Hunter Biden's BigLaw lawyers deny deception day before their client’s plea deal put on hold
Hunter Biden, son of President Joe Biden, boards Air Force One with the president in February 2023 at the Hancock Field Air National Guard Base in Syracuse, New York. According to the New York Times, a Delaware judge “quickly zeroed in on a central component” of a deal for Biden, “a paragraph offering Hunter Biden broad immunity from prosecution.” Photo by Patrick Semansky/The Associated Press.
Lawyers for Hunter Biden are fighting on two fronts as U.S. District Judge Maryellen Noreika of the District of Delaware asked attorneys from Latham & Watkins on Tuesday to show cause why they shouldn’t be sanctioned and then put a proposed plea agreement on hold the next day.
Latham & Watkins lawyers told Noreika in a letter that there was no deception in its employees’ phone call to the clerk’s office—made to inquire how to seal what Latham thought was confidential material contained in an amicus brief.
The amicus brief had asked Noreika to consider claims by Internal Revenue Service whistleblowers who alleged that Biden received preferential treatment during a tax investigation that led to the plea deal, according to Axios. The brief was filed on behalf of Jason Smith, the chair of the U.S. House of Representatives’ Ways and Means Committee.
The lawyer representing Smith had alleged that the Latham employee misrepresented herself as affiliated with his law firm, rather than with Latham, when she called the clerk’s office. The employee, Latham’s director of litigation services, countered in an affidavit that she identified herself as working for Latham when she spoke with a clerk about the proper procedure for restricting e-filed material from public view.
When the clerk asked the Latham employee what in particular was confidential, the Latham employee said she would find out and call back, according to her affidavit. But before she could call back, a different court clerk called the Latham employee to let her know that the docket material would be removed.
The alleged misrepresentation “appears to stem from an unfortunate and unintentional miscommunication between a staff member at our firm and employees of the court,” Latham lawyer Matthew S. Salerno told the judge in a July 25 letter filed with the affidavit.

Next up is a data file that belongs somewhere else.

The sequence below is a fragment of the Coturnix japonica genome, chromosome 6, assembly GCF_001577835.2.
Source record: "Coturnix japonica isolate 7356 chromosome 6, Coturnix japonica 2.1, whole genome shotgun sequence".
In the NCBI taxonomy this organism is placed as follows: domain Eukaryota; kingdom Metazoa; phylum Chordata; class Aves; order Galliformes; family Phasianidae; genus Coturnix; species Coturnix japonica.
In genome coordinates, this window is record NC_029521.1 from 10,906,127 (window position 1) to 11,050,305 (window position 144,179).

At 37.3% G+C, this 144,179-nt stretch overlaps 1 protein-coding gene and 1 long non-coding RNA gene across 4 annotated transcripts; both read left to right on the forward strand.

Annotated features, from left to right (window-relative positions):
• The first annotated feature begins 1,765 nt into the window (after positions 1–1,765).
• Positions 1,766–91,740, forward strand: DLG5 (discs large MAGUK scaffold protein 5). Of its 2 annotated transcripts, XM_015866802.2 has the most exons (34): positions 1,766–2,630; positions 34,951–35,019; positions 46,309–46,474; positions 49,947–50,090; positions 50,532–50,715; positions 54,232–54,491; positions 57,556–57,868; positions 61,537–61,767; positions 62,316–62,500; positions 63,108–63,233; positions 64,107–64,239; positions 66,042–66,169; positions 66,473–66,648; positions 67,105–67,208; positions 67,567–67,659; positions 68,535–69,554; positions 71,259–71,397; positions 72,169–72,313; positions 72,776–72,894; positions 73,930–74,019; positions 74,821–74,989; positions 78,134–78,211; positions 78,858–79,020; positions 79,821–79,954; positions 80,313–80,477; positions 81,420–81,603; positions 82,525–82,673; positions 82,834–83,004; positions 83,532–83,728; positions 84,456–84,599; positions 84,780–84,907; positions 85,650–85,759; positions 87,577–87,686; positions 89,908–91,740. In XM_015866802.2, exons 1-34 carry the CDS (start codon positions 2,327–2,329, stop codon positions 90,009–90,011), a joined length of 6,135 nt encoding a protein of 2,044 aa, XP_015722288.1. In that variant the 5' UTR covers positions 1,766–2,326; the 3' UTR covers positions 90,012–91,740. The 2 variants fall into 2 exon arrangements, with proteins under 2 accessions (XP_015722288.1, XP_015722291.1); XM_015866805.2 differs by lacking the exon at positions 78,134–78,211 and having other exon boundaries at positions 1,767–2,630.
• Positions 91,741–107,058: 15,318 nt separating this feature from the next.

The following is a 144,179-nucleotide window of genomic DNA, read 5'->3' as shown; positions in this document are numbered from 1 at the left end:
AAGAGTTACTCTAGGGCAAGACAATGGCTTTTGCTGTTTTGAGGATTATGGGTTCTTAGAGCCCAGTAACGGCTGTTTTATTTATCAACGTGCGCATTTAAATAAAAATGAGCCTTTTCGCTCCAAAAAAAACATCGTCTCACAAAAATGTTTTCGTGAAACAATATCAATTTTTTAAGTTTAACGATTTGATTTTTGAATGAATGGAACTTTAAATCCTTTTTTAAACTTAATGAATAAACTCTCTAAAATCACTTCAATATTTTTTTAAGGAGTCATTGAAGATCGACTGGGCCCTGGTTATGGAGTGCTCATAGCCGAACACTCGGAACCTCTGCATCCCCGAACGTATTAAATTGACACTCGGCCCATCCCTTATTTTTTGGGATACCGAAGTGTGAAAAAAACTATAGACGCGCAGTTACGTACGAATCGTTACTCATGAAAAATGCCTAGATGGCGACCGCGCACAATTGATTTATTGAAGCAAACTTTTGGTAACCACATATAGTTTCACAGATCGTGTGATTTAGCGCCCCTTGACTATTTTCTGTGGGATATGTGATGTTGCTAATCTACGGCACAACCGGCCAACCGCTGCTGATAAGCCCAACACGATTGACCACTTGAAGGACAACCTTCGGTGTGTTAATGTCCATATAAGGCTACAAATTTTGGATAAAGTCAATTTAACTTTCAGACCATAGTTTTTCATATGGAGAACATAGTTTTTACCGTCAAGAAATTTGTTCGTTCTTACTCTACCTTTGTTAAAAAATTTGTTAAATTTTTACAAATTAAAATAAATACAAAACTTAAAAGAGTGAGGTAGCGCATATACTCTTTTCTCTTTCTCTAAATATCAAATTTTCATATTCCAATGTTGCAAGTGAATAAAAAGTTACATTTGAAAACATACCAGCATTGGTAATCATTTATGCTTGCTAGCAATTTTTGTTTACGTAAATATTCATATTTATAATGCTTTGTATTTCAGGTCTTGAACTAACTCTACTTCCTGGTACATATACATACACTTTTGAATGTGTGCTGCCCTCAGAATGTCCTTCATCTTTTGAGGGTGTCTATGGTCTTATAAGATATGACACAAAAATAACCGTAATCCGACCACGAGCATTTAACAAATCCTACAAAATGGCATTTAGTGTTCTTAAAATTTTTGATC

The fireworks continued Wednesday, when Noreika put a proposed plea deal on hold. The plea and diversion agreement, published by Politico, calls for Biden to plead guilty to two misdemeanor tax charges for failing to pay more than $100,000 in taxes in 2017 and 2018.
The deal also calls for dismissal of felony gun charges if Biden refrains from possessing guns and doesn’t consume illegal drugs and alcohol for two years. The gun charges are related to Biden’s possession of a gun during a period when he was addicted to illegal drugs.
According to the New York Times, Noreika “quickly zeroed in on a central component of the deal, a paragraph offering Hunter Biden broad immunity from prosecution, in perpetuity, for a range of matters scrutinized by the Justice Department during its five-year investigation.”
During “incisive questioning,” Noreika exposed differences in the interpretation of that language, the New York Times reports.
Christopher J. Clark Jr. of Clark Smith Villazo, a lawyer for Biden, said the language protected his client for tax and gun offenses and for offenses stemming from Biden’s consulting agreements with foreign companies.
Prosecutors, on the other hand “had a far narrower definition,” according to the New York Times. They said the deal protected against prosecutions related to his tax returns and his illegal gun purchase. During a recess, the lawyers “quickly reworked the deal,” according to the Washington Post, “to include immunity for certain tax, drug and gun charges between 2014 to 2019, essentially the main time period covered by the investigation.”
Noreika also expressed concern during the hearing that the “atypical” agreement gave her the power to determine whether Biden violated the gun-charge agreement.
Usually, the Department of Justice would verify whether there were violations of the agreement and would then bring charges, the New York Times explains. But Biden’s agreement gave Noreika the power to make the determination, apparently because of a fear that the DOJ could be swayed if former President Donald Trump is reelected.
Noreika said giving her the power could violate separation of powers by giving her prosecutorial power.
“I’m not doing something that gets me outside my lane of my branch of government,” Noreika said.
Noreika refused to approve the agreement and gave the lawyers 30 days to explain why she should.